Since I had some fabric bins out to move leftovers from my summer projects around anyway, I went ahead and pulled out a couple of things in preparation for fall sewing! I left the fabric for the last of the blouses I had planned for the summer, since I think it'll still work as a transitional piece. But aside from that, I pulled out some denim to (hopefully) make a pair of jeans that actually works, some corduroy for a jacket, the knit I had in mind for that Vogue pattern, and a couple of other pieces for some quicker projects when the mood strikes me. In looking through the fabrics, though, I realized that there's still quite a few pieces in there that I love the prints, but I've been kind of stumped on what to actually use them for. Since I like getting comments anyway (who doesnt?), I was thinking it might be fun to make this a little more interactive. So the picture up top is the first piece that's been sitting around for awhile that I'd like to actually turn into something. Here's the details:

It's a silky fabric, I'm pretty sure it's 100% polyester. 46" wide and I have 2 yards. It's a little hard to tell from the picture, but the background is a deep chocolate brown, and the purple has more of a red tone to it. The rest of the colors look to be pretty accurate. As you can see, it's a pretty big print, with the larger flowers being around 4". I've had this one around for probably about 5 years--didn't get it with anything particular in mind, I just liked the print and the colors.

So, what should I make out of this? I'll gladly take any and all suggestions, and hopefully have something to show later on in the season!

Signing off for now, and I may not be able to come back for a bit depending on the power situation--hope that all of the rest of you in the path of Irene stay safe!

August 25, 2011

Hey, I DO have the patience to make clothes out of string!!

Well, here we go...my first knitted piece of clothing! (If you don't count the hats.) I seamed it together and added the buttons this evening while waiting for students and watching the news reports of all of the hurricane fun that's headed my way.  While I'm hoping that the neckline will still straighten out a bit, I'm pleased with the results overall. And glad that I managed to finish it while it's still summer!

So now I need to figure out what to do with the 3/4 or so of a ball of this sparkly blue stuff that I have left. Maybe a pair of simple handwarmers, like these? Or these? Or perhaps a cowl of some sort, if I wanted to change up the look of this top and make it look more like a turtleneck? Not that I need to figure it out right away. I have other things I'd rather make first.

Jumping on the Sorbetto bandwagon

 Ok, so I didn't have time to finish up the knit tank yesterday. But I did have time to finish this. (Yes, Mary, you guessed right.)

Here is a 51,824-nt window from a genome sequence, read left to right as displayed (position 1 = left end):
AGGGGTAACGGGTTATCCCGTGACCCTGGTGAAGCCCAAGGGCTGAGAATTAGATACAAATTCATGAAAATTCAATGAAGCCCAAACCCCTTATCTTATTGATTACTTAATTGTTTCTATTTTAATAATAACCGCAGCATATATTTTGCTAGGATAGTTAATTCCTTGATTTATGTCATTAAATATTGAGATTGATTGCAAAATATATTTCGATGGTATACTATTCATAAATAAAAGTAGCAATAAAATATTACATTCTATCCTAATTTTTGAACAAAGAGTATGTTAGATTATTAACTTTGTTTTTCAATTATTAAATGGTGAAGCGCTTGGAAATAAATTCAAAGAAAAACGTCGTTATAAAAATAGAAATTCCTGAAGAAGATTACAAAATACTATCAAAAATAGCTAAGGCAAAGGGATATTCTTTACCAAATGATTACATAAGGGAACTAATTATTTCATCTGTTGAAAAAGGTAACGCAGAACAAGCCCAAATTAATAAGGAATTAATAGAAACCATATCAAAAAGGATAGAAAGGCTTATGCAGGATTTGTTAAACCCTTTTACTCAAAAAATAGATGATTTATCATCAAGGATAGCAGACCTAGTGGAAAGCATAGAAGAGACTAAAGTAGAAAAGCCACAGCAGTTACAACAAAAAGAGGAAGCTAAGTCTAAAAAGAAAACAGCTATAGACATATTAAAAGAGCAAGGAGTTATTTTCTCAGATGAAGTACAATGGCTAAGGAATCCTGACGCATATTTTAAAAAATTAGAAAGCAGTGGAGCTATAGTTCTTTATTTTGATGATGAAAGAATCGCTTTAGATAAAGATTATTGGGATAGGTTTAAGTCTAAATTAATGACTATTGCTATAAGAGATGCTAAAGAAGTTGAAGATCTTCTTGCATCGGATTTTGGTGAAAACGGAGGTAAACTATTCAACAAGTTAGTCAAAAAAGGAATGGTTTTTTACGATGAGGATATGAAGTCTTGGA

So this is my test version of the Sorbetto that's been all over the sewing interwebs this summer. It was a fun little top to sew up--the instructions were good, and I can see how this would be simple enough that it's able to be very easily customized, like the seven-day challenge at The Sew Weekly did.

The thing is, I'm just not convinced that this pattern actually works on me....

It could be partially the fabric. If it looks familiar, that's because this used to be my Azalea top. It's been sitting deconstructed in my refashion bin, because it was just too poofy and I never wore it. And it was just the perfect size to fit the two pattern pieces on. But I'm thinking this silky poly stuff just isn't good for somewhat tailored elements-- see how that center pleat poofs out?

What's got me unconvinced on this one is both the length--a little short for me--and the overall fit. It's not the fit of the pattern itself, more the styling. The bust fits really well, but I always feel like tops that don't have any waist shaping make me look a lot bigger than I am. I did take this one in a smidge at the waist, but it still kind of makes me look box-shaped.

So then I tried tucking it in, since I get the impression that this was what the top was more meant for anyway, given Colette Patterns' somewhat more vintage stylings. It does work a little better this way (hey look, I have a waist again!), but I don't like how it's poofing out. Again, that might be the fabric.

Then I tried adding a belt, and so far this is how I like it the best. Though, given the length of the top, I think it would work much better with a thinner belt. And one that actually matches the colors of the top. I do still have a decent-sized piece of the grey fabric that I used for the binding left--I might have to pick up one of Sunni's belt-making kits.

I hope I can find a way to wear this well. I think this has the potential to look really cute paired with my Eva jacket, and I still love this print, so I'd hate for it to be a double fail in how I've used it! So what do you think?

August 24, 2011

(Almost) the end of my Odyssey

I have a back! (Hopefully the top won't ripple like that when it's all done.)